(580f) 3D Printing of in Situ-Gelling Dynamic Crosslinked Hydrogels Using Varying Mixing Strategies | AIChE

(580f) 3D Printing of in Situ-Gelling Dynamic Crosslinked Hydrogels Using Varying Mixing Strategies


Hoare, T. - Presenter, McMaster University
Mueller, E., McMaster University
Abrishamkar, A., McMaster University
Garza, N., McMaster University
Xu, F., McMaster University
Preciado, N., McMaster University
Introduction: Hydrogels provide a favorable 3D environment for cells to grow, proliferate and differentiate, mimicking the function of the extracellular matrix ofsoft tissues. However, in the context of 3D bioprinting, relatively few options exist in terms of the types of hydrogels that can be printed to form functional tissue constructs. Current approaches for printing hydrogels are limited by the use of templates that must subsequently be removed [1], the weak mechanics of the printed features [2], and/or a need to work at non-physiological temperature/pH to enable the required fast gelation [3]. Recently, we have developed in situ-gelling hydrogels based on poly(oligoethylene glycol methacrylate) (POEGMA) or [2-(methacryloyloxy)ethyl]dimethyl-(3-sulfopropyl)ammonium hydroxide (PDMAPS) based on dynamic hydrazone chemistry that proceeds without any UV crosslinking, templating, or additional catalysts, providing an excellent platform for directly incorporating cells during printing. Both POEGMA and PDMAPS hydrogels have significant biological benefits such as low inflammation [4], low non-specific adsorption [5] and thermo-reversible cell adhesion suitable for tissue scaffolds [6]. However, the mixing of in situ-gelling hydrogels presents a challenge to ensure sufficient crosslinking during the 3D printing process without clogging the printing needle given that crosslinking is occurring simultaneous to crosslinking [7]. Herein, we demonstrate the direct use of dynamic in situ-gelling synthetic hydrogels for the design of a modular synthetic bioink platform in extrusion bioprinting applications using three distinct mixing modalities that should be applicable to any in situ-gelling polymer-based bioink: diffusion in a support bath, pre-mixed shear thinning hydrogels, and coaxial needle printing.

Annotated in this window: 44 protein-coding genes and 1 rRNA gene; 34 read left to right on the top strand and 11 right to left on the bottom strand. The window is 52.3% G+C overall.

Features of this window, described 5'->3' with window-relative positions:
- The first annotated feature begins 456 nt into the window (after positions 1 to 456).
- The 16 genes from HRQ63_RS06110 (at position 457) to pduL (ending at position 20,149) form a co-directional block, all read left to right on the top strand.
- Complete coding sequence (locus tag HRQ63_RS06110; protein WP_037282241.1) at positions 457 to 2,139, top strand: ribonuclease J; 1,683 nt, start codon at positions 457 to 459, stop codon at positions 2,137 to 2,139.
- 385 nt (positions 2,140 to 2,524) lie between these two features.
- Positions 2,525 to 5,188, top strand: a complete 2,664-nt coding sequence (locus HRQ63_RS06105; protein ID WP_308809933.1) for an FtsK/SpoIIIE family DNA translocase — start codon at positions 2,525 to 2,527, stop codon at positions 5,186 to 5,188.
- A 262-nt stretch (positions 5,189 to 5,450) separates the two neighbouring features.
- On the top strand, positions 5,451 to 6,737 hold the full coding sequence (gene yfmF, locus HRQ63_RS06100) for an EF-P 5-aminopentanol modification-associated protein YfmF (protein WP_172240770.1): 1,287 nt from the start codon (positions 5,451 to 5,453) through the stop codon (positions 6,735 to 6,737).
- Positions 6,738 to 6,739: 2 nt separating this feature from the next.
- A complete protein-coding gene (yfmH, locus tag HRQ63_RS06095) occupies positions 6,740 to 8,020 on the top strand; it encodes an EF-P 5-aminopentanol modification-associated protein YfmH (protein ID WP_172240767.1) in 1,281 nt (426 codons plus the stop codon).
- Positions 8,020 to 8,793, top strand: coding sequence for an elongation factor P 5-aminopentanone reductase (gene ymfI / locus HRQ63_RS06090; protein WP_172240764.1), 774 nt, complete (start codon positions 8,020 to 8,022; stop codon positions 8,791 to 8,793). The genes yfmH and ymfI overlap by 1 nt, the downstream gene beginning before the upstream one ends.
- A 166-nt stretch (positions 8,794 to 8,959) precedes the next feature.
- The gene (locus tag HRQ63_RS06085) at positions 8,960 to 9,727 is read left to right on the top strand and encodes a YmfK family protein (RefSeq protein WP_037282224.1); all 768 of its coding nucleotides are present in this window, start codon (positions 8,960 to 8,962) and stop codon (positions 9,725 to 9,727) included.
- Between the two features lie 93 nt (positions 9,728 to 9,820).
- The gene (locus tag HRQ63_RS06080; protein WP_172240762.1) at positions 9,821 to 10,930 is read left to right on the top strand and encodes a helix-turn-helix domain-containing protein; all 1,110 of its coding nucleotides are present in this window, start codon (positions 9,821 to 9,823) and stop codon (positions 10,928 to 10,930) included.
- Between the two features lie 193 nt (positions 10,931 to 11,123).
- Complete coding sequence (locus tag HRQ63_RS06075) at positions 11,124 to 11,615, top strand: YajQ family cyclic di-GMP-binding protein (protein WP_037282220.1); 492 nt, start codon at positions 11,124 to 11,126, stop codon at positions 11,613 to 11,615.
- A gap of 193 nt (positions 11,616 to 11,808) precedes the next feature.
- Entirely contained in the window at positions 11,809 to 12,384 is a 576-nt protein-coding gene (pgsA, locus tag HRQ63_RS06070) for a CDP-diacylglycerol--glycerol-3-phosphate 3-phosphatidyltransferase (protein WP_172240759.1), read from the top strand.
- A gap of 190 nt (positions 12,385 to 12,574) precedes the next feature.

Materials and Methods: A 3D printer has been customized to ensure direct mixing between hydrazide and aldehyde or ketone-functionalized polymers to allow for the formation of in situ-gelling synthetic POEGMA or PDMAPS hydrogels. Specifically, the printer consists of a four-axis stage that controls the printing speed and design of the construct via defined G-codes, a control system that allows input from four step motors, and a customized 3D printed clamp system that can hold up to two syringes. Three mixing strategies have been tested (Figure 1A): 1) embedded printing using the FRESH (freeform reversible embedding of suspended hydrogels [8]) method by printing hydrazide-functionalized POEGMA polymer into a support bath containing aldehyde-functionalized POEGMA bath; 2) direct free-form printing using a pre-mixed bioink formulation based on ketone and hydrazide-functionalized PDMAPS polymers; and 3) a coaxial printing approach in which hydrazide (core needle) and aldehyde (shell)-functionalized POEGMA polymers are co-delivered to allow for circumferential gelation upon extrusion. Each mixing strategy was evaluated based on the degree of polymer mixing (using fluorescent probes), scaffold stability and 3D resolution, cell viability, and cell adhesion (using NIH/3T3 fibroblasts and human umbilical vein endothelial cells as model cells); for direct-printed gels, co-printing of HepG2 and NIH/3T3 cells was assessed. In vivo subcutaneous implants were also performed in BALB/c mice to assess the local tissue responses and stability of each type of printed scaffold.